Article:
Josh Hamilton talk: Approach, attitude
Editor's Note: This is the fifth of a five-part series looking at the issues surrounding Josh Hamilton and free agency as it pertains to the Texas Rangers.
Today's topic: Mental approach and attitude
Many of you have expressed your disappointment in Hamilton and much of it seems to be that he appears like he doesn't care at times. The image that is seared into many fans is Hamilton's drop in shallow center field against Oakland. If he comes in for that ball, gets in the proper athletic position and misses it, that's one thing. But he flipped his glove up and appeared to take a way too relaxed approach to the ball. He overran it and the error turned a 5-5 game into a 7-5 A's lead. Oakland went on to win the division and the Rangers' season ended two days later.
Hamilton did stand up and take responsibility after the game, saying he messed up the play. I thought that was important. But he also admitted that he was not in the proper, fundamental position to make the play. How was it possible that he wouldn't be in that correct position in Game No. 162 with the division on the line?
Hamilton has tremendous gifts. We've talked about many of them this week here on the blog. One that wasn't mentioned was he is a good outfielder, has a solid arm and can really run the bases. But to do all of that takes focus. At times, Hamilton shows that focus. Few pitchers in baseball could throw a fastball by Hamilton in April and May. But when they quit trying, Hamilton had trouble laying off the breaking stuff outside of the strike zone. When he did show plate discipline, he took walks and would then force pitchers to at least try to throw something close to the zone. If they did, Hamilton made them pay.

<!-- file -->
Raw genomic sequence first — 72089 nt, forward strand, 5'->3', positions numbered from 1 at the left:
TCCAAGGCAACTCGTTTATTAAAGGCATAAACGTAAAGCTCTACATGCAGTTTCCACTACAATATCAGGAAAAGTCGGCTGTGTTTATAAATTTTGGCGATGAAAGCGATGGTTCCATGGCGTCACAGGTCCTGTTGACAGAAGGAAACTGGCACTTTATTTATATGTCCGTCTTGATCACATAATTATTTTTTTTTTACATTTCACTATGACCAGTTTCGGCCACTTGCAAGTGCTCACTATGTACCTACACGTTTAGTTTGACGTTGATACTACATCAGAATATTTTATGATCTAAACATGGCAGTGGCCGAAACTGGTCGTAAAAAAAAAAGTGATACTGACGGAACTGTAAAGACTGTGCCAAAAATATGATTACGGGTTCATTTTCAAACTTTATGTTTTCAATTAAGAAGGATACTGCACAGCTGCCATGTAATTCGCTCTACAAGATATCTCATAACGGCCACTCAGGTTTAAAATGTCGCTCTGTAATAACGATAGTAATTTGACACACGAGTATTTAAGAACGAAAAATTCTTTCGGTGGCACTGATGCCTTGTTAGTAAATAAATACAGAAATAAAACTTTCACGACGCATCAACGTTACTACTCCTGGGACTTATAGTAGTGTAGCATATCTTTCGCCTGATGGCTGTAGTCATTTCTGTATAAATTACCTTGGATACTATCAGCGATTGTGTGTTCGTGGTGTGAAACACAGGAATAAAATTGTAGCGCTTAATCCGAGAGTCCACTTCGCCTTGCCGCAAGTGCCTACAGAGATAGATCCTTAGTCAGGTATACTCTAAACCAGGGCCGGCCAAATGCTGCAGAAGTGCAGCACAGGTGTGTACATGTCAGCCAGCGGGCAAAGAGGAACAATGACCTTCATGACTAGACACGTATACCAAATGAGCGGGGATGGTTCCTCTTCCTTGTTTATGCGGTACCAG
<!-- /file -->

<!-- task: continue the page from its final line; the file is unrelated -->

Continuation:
The problem was that those types of at-bats didn't happen enough down the stretch. He was 0-for-4 in the regular-season finale and saw eight pitches. He swung at six of them and never saw a ball. He came up late in the game representing the tying run with a change to erase the memories of his error or missing five games of a crucial road trip because of an odd injury that impacted his vision and instead struck out on an at-bat where he didn't look close to being in sync.
I know that at times it seems like Hamilton doesn't care. He appears to give away at-bats and doesn't take the approach that he's going to fight up there. He's aggressive by nature and will swing at the first pitch more often than most players in the league. But I also think that part of reason Hamilton looks like he doesn't care is that his personality allows him to quickly forget about things and attempt to move on.
Perhaps that was something he developed when dealing with his daily fight against a drug and alcohol addiction. How many times did we see Hamilton look absolutely lost in a couple of at-bats and then hit a tough pitch for an RBI double or deliver a big homer? That would happen in the same game. He had two of the best months you'll ever see this year and then two of the worst. After a terrible July, some players might have spiraled down offensivley and never figured it out. Hamilton had a great August and helped lead the Rangers' offense back from a two-month slump. Then, when the games counted the most, he was out for five games ocular kerotitis, dropped a routine fly ball and couldn't hit in the final week of the season.
He's impressive and maddening at the same time. That's Hamilton.
Where the Rangers have an edge over everyone else in terms of doing homework on Hamilton is they know what kind of personality he is and the drama that surrounds him. The question is how much of it they are willing to put up with and for how long. And, of course, what that's worth to them in terms of how it impacts any offer they may choose to give him.
How much does attitude play in your minds when it comes to whether Hamilton should return for next season and beyond?